Agenda Setting and International News: Media Influence on Public Perceptions of Foreign Nations

Agenda Setting and International News: Media Influence on Public Perceptions of Foreign Nations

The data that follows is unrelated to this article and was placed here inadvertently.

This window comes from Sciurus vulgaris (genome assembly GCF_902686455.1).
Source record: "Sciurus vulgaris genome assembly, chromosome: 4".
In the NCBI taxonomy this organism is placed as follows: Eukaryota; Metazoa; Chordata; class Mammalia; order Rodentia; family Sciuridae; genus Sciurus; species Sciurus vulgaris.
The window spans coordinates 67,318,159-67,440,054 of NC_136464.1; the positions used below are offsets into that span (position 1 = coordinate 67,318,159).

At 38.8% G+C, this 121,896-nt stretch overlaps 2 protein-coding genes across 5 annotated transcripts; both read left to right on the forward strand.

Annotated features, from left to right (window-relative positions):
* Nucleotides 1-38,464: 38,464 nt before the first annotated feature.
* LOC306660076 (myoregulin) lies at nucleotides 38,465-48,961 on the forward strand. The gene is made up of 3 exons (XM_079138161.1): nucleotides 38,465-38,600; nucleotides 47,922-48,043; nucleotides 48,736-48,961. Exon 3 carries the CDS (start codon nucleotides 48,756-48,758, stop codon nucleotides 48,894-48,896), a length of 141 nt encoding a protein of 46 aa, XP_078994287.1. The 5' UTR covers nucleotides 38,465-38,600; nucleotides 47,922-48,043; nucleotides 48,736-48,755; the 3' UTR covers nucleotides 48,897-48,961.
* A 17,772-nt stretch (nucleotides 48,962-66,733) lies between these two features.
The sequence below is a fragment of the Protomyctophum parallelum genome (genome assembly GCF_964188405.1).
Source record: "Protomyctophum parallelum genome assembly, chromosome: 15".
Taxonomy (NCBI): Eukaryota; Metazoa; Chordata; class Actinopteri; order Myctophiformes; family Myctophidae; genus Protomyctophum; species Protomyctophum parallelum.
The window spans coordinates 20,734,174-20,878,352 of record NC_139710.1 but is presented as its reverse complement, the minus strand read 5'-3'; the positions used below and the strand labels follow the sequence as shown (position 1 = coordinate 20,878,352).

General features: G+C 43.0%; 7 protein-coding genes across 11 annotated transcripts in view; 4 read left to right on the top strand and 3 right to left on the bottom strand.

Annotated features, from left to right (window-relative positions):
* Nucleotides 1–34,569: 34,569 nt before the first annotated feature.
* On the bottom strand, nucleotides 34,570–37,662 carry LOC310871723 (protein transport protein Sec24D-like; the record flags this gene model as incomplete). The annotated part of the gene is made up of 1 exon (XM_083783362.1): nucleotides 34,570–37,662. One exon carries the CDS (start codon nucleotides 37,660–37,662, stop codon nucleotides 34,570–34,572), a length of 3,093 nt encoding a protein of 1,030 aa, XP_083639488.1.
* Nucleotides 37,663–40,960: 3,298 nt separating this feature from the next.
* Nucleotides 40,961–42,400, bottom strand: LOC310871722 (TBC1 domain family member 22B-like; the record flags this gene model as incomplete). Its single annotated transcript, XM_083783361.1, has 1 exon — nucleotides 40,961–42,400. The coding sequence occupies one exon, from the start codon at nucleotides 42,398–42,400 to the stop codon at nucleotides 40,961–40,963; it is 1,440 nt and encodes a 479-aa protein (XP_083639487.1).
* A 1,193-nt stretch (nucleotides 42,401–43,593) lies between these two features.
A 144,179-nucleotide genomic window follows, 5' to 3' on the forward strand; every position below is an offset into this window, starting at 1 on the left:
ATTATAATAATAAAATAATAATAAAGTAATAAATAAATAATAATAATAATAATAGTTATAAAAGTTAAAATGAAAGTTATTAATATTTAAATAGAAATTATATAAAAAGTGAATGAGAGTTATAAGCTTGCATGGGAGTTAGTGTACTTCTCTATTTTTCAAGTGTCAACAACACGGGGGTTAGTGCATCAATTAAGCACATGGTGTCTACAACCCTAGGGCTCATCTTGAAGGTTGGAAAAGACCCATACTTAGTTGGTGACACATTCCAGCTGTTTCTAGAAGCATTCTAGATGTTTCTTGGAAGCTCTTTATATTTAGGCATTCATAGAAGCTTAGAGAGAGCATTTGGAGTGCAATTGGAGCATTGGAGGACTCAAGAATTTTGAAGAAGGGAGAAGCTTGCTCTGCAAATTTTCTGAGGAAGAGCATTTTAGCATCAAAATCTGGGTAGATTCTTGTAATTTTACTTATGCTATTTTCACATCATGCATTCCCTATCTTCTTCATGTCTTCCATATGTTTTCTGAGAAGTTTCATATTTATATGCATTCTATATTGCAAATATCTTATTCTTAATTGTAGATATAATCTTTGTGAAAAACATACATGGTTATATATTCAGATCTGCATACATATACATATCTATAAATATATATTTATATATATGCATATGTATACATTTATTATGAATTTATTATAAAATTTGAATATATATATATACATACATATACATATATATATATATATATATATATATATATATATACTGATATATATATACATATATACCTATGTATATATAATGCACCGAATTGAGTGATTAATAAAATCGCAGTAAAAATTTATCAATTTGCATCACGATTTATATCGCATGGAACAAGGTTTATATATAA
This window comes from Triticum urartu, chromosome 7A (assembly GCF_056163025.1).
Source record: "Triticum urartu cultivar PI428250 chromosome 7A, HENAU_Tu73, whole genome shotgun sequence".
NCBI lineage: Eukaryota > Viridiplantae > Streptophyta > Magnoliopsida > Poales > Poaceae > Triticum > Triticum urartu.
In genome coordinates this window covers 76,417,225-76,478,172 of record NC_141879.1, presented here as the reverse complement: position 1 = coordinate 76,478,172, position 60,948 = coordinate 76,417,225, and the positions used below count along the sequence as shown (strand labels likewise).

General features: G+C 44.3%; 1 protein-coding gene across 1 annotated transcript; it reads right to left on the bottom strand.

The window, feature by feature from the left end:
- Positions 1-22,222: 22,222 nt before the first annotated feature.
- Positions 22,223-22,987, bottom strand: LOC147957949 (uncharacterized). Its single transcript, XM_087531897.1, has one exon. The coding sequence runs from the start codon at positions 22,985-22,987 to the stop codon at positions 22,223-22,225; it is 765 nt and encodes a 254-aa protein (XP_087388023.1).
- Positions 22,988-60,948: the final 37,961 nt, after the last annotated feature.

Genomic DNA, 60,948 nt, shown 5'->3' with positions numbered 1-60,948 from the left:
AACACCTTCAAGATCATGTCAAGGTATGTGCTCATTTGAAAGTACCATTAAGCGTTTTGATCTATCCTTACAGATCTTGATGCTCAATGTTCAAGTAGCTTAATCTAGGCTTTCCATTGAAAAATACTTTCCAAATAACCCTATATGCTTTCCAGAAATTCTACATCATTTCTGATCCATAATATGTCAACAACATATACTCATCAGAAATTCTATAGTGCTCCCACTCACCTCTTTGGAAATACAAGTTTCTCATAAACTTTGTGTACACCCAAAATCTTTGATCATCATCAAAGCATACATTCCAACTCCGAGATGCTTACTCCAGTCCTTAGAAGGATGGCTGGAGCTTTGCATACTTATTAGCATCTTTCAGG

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  AGENDA SETTING AND INTERNATIONAE NEWS: MEDIA INFEUENCE ON PUBEIC PERCEPTIONS OF FOREIGN NATIONS By Wayne Wanta, Guy Golan, and Cheolhan Lee uarterlyVoLSh No. 2 Summer 2004 364-377©20WAE/MC A national poll and a content analysis of network newscasts examined if coverage of foreign nations had an agenda-setting influence. The moremedia coverage a nation received, the more likely respondents were tothink the nation was vitally important to U.S. interests, supporting theagenda-setting hypothesis. Themore negative coverage a nationreeeived,the more likely respondents were to think negatively about the nation,supporting the second level of agenda setting. Positive coverage of a nation had no influence on public perceptions. Research examining the agenda-setting function of the news media has undergone a dramatic reconceptualization in recent years. No longer is research based on the nation noted by Cohen' that "the press may notbe successful in teiling us what to think but is stunningly successful intelling us what to think about." Indeed, researchers now argue that,under certain circumstances, the news media do tell people what to thinkby providing the public with an agenda of attributes—a list of character-istics of important newsmakers. Individuals mentally link these medi-ated attributes to the newsmakers to a similar degree in which theattributes are mentioned in the media.The present study attempts to examine agenda setting in a newcontext. The focus of the study will be foreign nations and not individu-als in the news, as previous studies have used.- Data come from a surveyconducted by the Chicago Council on Foreign Relations, a nonprofit,nonpartisan organization that has conducted surveys every four yearssince 1974. The media agendas come from a content analysis of networknewscasts.The analysis here, then, will first test whether coverage of foreignnations in the news influences how important these nations are viewedto be by individuals. Next, the analysis will test whether positive ornegative coverage of foreign nations influences individuals' evaluationsof countries—a second-level agenda-setting test.Second-level agenda setting offers new challenges and opportuni-ties for mass communication researchers. It implies a deeper, morethorough processing of information in media content. While the first Wayne Wanta is a professor in the School of foumalism and executive director of theCenter for the Digital Globe at the University of Missouri. Guy Golan is an assistant professor at the Manship School of Mass Communication at Louisiana State Utuversity.Cheothan Lee received his doctorate in the Missouri School of journalism. 364 & MASS COMMUNICAHO^ QUARTFRLV  level examines the transmission of issue salience cues from mediacoverage of issues to public concern with issues, the second level inves-tigates the transmission of attributes of actors in the news from mediacoverage of these attributes to the public's recall of the same attributes—a much more subtle level. By examining international news coverage, wehope to find insights into how public opinion is constructed in theincreasingly important area of foreign affairs.Television news programs serve as an important source of infor-mation for most Americans about events that occur around the worldeveryday.Limited by time and space, news directors often have to selectonly a handful of stories, while leaving dozens of news stories off the air.News selection is at the heart of the agenda-setting process since theissues that fail to pass through the gatekeepers of the news also fail to givesalience cues regarding the relative importance of the issues. This isespecially true of international news events that happen beyond thedirect experience of most news consumers.Following the end of the Cold War in the early 1990s, the worldentered an era of global economics that would make international eventsmore salient than ever before. In this new era of globalization, knowledgeabout events from around the world became a necessity.In addition to presenting new opportunities, globalization has alsocreated new threats. The terroristattacksofSeptember 11,2001, revealeda web of terror that spun across many different nations of the world. Theemergence of the Al-Quaida terror organization in such countries asSudan,Afghanistan, the Philippines, and Yemen demonstrated to policy-makers, the mass media, and the public the need for a more globalperspective in coverage of international news. U.S. television news media, however, continue to focus theircoverageofinternationalnewseventsona limited number of nationsandregions.^"* This tack of balance in coverage provides strong support for thenew world information order perspective"* and is likely to impact Ameri- cans' view of the saliency of international events.''Since the early days of television news, communication research-ers have investigated the role of international news. The emphasis ontelevision is of particular importance due to its role as the key source ofnews in the United States.'' Foreign News on the Network Agenda. Research consistentlyindicates that international news stories account for a significant percent-age of broadcast news content. Larson and Hardy's''content analysis of news content from three network news programs revealed that interna-tional news accounted for 35% to 39% of news content. Larson's" contentanalysis of more than 1,000 television news stories from 1972 to 1981revealed that about 4O'c> of the content dealt with international news.Whitney, Fritzier, Jones, Mazzarella, and Rakow** found that nearly 34% of all network television news content between 1982 and 1984was composed of international news. Recently, Riffe and Budianto'"identified a decrease in the proportion between international and do-mestic news. Despite the differences in findings, most studies point to TheoreticalFramework AGENDA SEUTNC 365  the importance of international news in network television newscontent.However, Chang" notes that not all countries in the world arecreated equal. While most powerful core nations consistently receivecoverage from U.S. news media, small peripheral nations remain largelyuncovered. Research on international news coverage by U.S. networktelevision newsprogramsrevealsa lack of balance in the coverage of theworld's different geographic regions.'^ A content analysis by Larson'^ reveals that between 1972 and 1981,coverage of Western Europe accounted for 23.8"/^) of international newsreferences. The Middle East came in second at 21T'l<->, while Asia camein third with 21.8"/i>. Latin America and Africa trailed far behind with 8.6^<i and 5.6%. His study also indicated that some nations received muchmore coverage than other nations. Stories about the USSR, Israel, Britain,and South Vietnam dominated international news coverage on U.S.newscasts. A ten-year analysis of foreign news coverage on network television news''' indicated that the ABC, CBS, and NBC networks covered theworld in an unbalanced manner. Their results show that between 1972and 1981, the three networks focused 32.4% of their coverage on theMiddle East, 21.1"/;. on Western Europe, 10.8% on Eastern Europe, 9.5%on Asia, 6.7'X, on Africa, and only 6.2% on Latin America.In a more recent study, Golan and Wanta''' examined how 138elections held between 1 January 1998 and 1 May 2000 were covered by U.S. network television newscasts (ABC, CBS, NBC, and CNN). Theyfound that of the 138 elections, only eight received coverage on all fournewscasts, ten received coverage on more than one newscast, eighteenreceived coverage on one newscast and 102 received no news coverage.The study indicated thatthemajority of elections that received substan-tial coverage from U.S. television networks occurred either in Europe,Asia, or the Middle East. Only one election that took place in LatinAmerica was covered by more than one network, and none of theelections in Africa was covered by more than one network.Understanding the nature of international news coverage by thenews media is of great importance when considering its possible impli-cations. As suggested by previous studies, international news coveragehas a direct influence on U.S. public opinion. Eor example, a study bySalwen and Matera "" found correlations between foreign news coverageand public opinion that suggested that international news coverage doesindeed have an agenda-setting effect. Wanta and Hu''' examined theagenda-setting impact of international news and found a strong effect on American public opinion, especially for conflict-related stories andconcrete presentations. McNelly and Izcaray'^ found that news expo-sure was significantly related to positive feelings towards countries and to perceptions ofthosecountriesas successful. Semetko,Bi'zinski, Weaver,and Willnat'" found that attention to foreign affairs news was a betterpredictor of positive perceptions of nations than simple exposure tonewspapers.The implications of international news coverage by the newsmedia are further highlighted when considering the possible impact of 366 ji-HiRNAUHM & MASS CoMMUivicmcw QuAicmvy  coverage on U.S. foreign policy. Bennett-" notes that the nature ofinternational news coverage by news media is often consistent with theforeign policy of the nation. The potential agenda-setting effect oftelevision programming on audiences was recognized by TheodoreWhite: "No major act of the American Congress, no foreign adventure,no act of diplomacy, no great social reform, can succeed in the UnitedStates unless the press prepares the public mind."^^ Cohen" identifiedthree major roles of the press in the field of foreign policy: roleof observerof foreign policy news, role of participant in the foreign policy process(along with policymakers), and the role of catalyst of foreign news. Thisfinal role might perhaps he the most central to the press and its agenda-setting influence over the public agenda. Agenda Setting. The original agenda-setting hypothesis proposeda moderate media influence on social cognition—how individuals learnedabout the important issues of the day. Extensive media coverage sup-plied media consumers with salience cues regarding the relative impor-tance of these issues.Few individuals have direct experience with news events in for-eign countries. For many, the sole source of information about worldevents is the press. Media coverage of international news then shouldplay an important agenda-setting function.Agenda setting has been the focus of hundreds of systematicstudies, the vast majority of which have found support for the idea thatthe public learns the relative importance of issues from the amount ofcoverage given to the issues in the news media. Recent studies, however,have looked at the influence of media coverage at a more detailed level.^These "second-level" agenda-setting studies, which merge traditionalagenda-setting with framing research, suggest that the attributes Linkedto newsmakers influence the attributes members of the public link to thenewsmakers. Thus, the "agenda of attributes" covered in the media setsthe "agenda of attributes" for the public.The dependent variable in first-level agenda setting is object sa-lience. As Ghanem-^ notes, object salience typically involves issues,Media coverage of an object increases the importance of that objectamong members of the public. Thus, the public learns the importance of issues based on the amount of coverage that those issues receive.Since the seminal work by McCombs and Shaw,-^ hundreds ofstudies have examined this media effect on the public. The vast majorityhas found support for the notion that media coverage influences theperceived importance of issues. In other words, media coverage ofobjects influences the perceived importance of those ohjects.The second level, however, implies a more subtle form of mediaeffect. The focus has shifted from coverage of objects to coverage ofattributes of those ohjects. While coverage of the ohject continues toinfluence the perceived importance of that object—as first-tevei agendasetting argues-—second-level agenda setting implies that the attributeslinked to the object in the news media are mentally linked to the object bythe public. Thus, while first-level agenda setting suggests media cover-age influences what we think about, second-level agenda setting sug-gests media coverage influences how we think. 367  McCombs, Llamas, Escobar-Lopez, and Rey^*' found support for asecond level of agenda setting during the 1996 Spanish general electionon two attribute dimensions—substantive and affective descriptions.Substantive attributes dealt with information about qualities of thecandidates: experience with foreign affairs, for example. Affectiveattributes dealt with positive, neutral, or negative comments aboutcandidates: "good leader," for instance.Golan and Wanta^" conducted a similar study during the 2000Republican presidential primary in New Hampshire. Results show thatJohn McCain was covered much more positively than George W. Bush.The findings also show that respondents linked four of six cognitiveattributes—akin to the substantive attributes of the McGombs et^"—to candidates in direct proportion to media coverage. Theresults show less support for media influence on the affective (positive)attributes individuals linked to candidates.Several other recent studies have found support for the secondlevel of agenda setting. Tedesco,^'* for example, content analyzed 1,479candidate press releases and 756 network news stories using key words in context frames during the 2000 presidential primaries. Candidates andmedia issue agendas were positively correlated, especially for the Re-publican candidates. Tedesco further examined the direction of influ-ence by examining autocorrelations, which suggested the relationshipbetween candidates and media is reciprocal. However, the processframes were significantly correlated only for Republican candidate JohnMcCain and the networks, which Tedesco explains may demonstratethat McCain and the media had a "love-affair" during the primaries.Kiousis, Bantimaroudis, and Ban-"' examined the second level ofagenda setting through two experiments that manipulated media por-trayals of candidate personality and qualification traits. They foundsubjects' impressions of candidate personality traits mirrored mediaportrayals of those traits. However, media portrayals of personalitytraits did not affect a candidate's overall salience. Results also indicatethat candidate qualifications influenced affective perceptions of politi- cians.Rhec-^' examined how news frames in campaign coverage affectindividuals' interpretation of campaigns. Results suggest that both strat-egy-framed and issue-framed print news stories are effective in influenc-ing interpretation.Shah, Domke, and Wackman^'^ examined the relationships amongmedia frames, individual interpretations of issues, and voter decision-making. They found media frames and issue interpretations substan-tially influence the type of decision-making strategy that voters use.Finally, Takcshita and Mikami^-* examined first- and second-levelagenda setting simultaneously. They found significant evidence for thetransfer from the media to the public of both issue salience and attributesalience.Previous studies, however, have limited their analyses tonewsmakers as the object in media coverage. Our present study focuseson nations as the objects under investigation. Thus, the hypotheses forthe study are: 368 fouRNAUSM &MASS CoMMUNic/inoN QUAKTEBLY